Another reason CWIB’s leadership team is very efficient is because they know when to delegate tasks to others. Being able to work in a team is a very important leadership skill to possess because you won’t be able to get everything done efficiently on your own. By delegating tasks to your team, everyone is able to focus on what they do best. CWIB’s current Editor-in-Chief notes it’s crucial that you don’t micromanage when you are delegating tasks. It’s important to let your team know what standards you expect of them, but you should allow them the creative freedom to decide how they’re going to meet your expectations.

Advice From the Current Leadership Team

One of my personal favorite things about CWIB is how everyone is so welcoming and willing to help each other. The current CWIB leadership team wanted to pass along some of their best tips for being an effective leader.

Emma Harwood’s Advice: CWIB’s current Editor-in-Chief, Emma, shared her advice for new leaders would be to act confident, never be afraid to ask questions, and always come prepared. Some people might be afraid to ask questions out of fear it will make them seem like they don’t know what they’re doing, but Emma shares “wanting to know more by putting yourself out there is a great sign of an informed leader.” Emma also said she believes that the most important leadership traits every leader should have are a positive attitude and strong communication skills. She shared, “Having a positive attitude never goes unnoticed and I think the main way to get your team on board with your mission and goals is to show them that they matter.” You can do this by expressing your passion for the organization when carrying out your responsibilities.

Emma Robby’s Advice: Emma Robby, CWIB’s Chief Development Officer, said her best leadership tip for the new leadership team would be to take advantage of your network. Everyone in CWIB is here to help each other, no matter what department or role you’re in. She also believes that dedication is the most important leadership quality you should possess. To be an effective leader you need to actually care about the organization and want to attend all the events and see it grow.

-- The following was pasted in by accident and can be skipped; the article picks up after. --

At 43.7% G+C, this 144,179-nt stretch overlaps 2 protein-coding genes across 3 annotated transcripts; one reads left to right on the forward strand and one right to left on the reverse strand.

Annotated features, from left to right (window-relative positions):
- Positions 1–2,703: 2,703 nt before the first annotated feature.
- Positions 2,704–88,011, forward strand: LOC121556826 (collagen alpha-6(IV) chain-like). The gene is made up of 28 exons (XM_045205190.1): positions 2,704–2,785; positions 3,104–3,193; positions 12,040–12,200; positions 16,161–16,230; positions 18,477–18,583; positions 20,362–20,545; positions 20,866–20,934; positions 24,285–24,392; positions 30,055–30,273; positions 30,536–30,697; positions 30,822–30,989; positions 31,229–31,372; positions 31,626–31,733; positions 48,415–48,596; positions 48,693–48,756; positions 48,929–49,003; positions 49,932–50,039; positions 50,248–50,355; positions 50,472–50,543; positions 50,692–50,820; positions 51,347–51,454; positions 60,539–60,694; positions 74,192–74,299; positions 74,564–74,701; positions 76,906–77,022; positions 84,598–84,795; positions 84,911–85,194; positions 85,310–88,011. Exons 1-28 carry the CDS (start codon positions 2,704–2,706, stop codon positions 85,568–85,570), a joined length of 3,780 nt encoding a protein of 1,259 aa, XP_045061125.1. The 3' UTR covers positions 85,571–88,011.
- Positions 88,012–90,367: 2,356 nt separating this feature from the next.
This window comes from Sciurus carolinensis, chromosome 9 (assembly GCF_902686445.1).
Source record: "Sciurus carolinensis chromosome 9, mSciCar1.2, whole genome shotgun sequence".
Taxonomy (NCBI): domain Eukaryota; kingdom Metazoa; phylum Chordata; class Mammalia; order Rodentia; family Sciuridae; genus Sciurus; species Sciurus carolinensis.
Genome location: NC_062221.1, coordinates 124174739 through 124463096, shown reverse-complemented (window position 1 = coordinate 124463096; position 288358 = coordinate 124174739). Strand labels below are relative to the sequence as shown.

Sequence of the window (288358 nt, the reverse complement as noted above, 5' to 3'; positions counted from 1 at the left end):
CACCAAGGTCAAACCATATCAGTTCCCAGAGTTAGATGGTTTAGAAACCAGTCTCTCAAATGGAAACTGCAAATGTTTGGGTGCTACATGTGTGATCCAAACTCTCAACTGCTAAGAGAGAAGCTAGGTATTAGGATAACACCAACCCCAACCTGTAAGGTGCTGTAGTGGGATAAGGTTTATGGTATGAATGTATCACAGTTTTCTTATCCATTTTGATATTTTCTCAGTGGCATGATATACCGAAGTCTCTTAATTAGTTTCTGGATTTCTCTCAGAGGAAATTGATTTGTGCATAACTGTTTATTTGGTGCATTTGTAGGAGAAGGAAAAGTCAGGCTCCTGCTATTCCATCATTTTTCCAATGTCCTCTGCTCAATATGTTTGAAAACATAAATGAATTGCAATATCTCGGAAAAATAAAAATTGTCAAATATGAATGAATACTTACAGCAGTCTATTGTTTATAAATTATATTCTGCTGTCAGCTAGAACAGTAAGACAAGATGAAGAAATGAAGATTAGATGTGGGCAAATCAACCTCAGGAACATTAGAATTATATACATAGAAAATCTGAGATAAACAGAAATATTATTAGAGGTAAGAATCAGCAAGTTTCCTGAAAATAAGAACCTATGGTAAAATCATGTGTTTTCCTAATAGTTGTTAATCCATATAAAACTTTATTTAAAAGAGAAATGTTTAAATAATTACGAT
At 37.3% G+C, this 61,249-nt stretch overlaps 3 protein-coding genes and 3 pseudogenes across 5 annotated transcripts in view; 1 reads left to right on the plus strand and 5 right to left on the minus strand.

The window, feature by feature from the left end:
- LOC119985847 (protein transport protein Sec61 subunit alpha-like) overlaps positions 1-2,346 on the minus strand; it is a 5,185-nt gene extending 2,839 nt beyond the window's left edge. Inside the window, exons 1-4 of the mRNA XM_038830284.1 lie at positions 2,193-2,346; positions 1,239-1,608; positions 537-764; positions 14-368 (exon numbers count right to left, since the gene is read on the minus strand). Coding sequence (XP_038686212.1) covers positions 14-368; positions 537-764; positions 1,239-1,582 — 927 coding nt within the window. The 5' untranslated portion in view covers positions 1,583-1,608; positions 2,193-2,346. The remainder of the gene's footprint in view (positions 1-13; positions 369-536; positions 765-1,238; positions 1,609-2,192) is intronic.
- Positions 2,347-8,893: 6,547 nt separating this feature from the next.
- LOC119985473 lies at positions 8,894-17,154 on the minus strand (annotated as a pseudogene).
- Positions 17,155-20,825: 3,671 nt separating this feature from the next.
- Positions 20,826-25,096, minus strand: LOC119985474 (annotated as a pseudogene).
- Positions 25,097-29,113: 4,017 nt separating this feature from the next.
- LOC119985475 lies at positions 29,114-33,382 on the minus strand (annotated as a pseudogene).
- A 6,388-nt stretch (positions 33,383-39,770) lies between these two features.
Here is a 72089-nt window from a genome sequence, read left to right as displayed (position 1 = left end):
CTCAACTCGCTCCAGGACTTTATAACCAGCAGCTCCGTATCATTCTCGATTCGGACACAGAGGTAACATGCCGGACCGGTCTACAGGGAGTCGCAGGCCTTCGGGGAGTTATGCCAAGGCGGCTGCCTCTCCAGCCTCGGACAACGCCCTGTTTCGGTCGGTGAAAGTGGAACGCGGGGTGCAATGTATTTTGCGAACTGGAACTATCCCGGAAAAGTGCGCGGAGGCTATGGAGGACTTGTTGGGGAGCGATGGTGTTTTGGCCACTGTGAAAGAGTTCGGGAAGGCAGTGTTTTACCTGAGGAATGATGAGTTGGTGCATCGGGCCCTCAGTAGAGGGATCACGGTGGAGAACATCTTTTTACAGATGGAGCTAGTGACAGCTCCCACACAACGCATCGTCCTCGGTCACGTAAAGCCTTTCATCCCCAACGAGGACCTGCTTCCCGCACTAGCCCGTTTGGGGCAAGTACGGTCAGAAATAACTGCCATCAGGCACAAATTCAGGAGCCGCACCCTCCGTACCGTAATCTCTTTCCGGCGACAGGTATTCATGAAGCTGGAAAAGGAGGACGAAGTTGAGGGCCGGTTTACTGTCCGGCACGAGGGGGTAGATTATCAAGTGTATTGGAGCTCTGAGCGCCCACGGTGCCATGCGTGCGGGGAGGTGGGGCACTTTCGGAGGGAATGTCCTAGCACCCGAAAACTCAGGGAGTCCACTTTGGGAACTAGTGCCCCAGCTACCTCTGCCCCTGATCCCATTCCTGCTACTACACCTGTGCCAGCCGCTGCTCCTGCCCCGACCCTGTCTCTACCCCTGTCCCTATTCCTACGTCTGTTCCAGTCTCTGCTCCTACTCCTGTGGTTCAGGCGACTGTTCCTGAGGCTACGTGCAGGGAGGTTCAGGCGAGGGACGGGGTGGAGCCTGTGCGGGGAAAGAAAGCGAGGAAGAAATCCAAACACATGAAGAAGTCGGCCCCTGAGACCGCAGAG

Kate Taylor’s Advice: Kate Taylor, CWIB’s current VP of Mentorship and incoming CO-CEO, shared her advice for the incoming leadership team would be to take the time to really get to know your fellow members on the leadership team and to not be afraid to challenge yourself in your position. Serving on the leadership team has allowed Kate to meet so many new people she now considers good friends. Kate also believes that strong communication skills are the most important trait to have to be an effective leader. Having strong communication skills allows you to collaborate on projects, set goals, and problem solve efficiently. No matter what your position is you will be expected to maintain correspondence with clients/team members; it’s important to keep them in the loop on what you’re doing to make sure everything is still on track.

I would like to thank the leadership team for all their leadership advice and dedication to CWIB. Being a leader is one of the most rewarding jobs you can have. You’ll not only be helping others, but you will also be improving your own communication and collaboration skills.

By: Allison Gray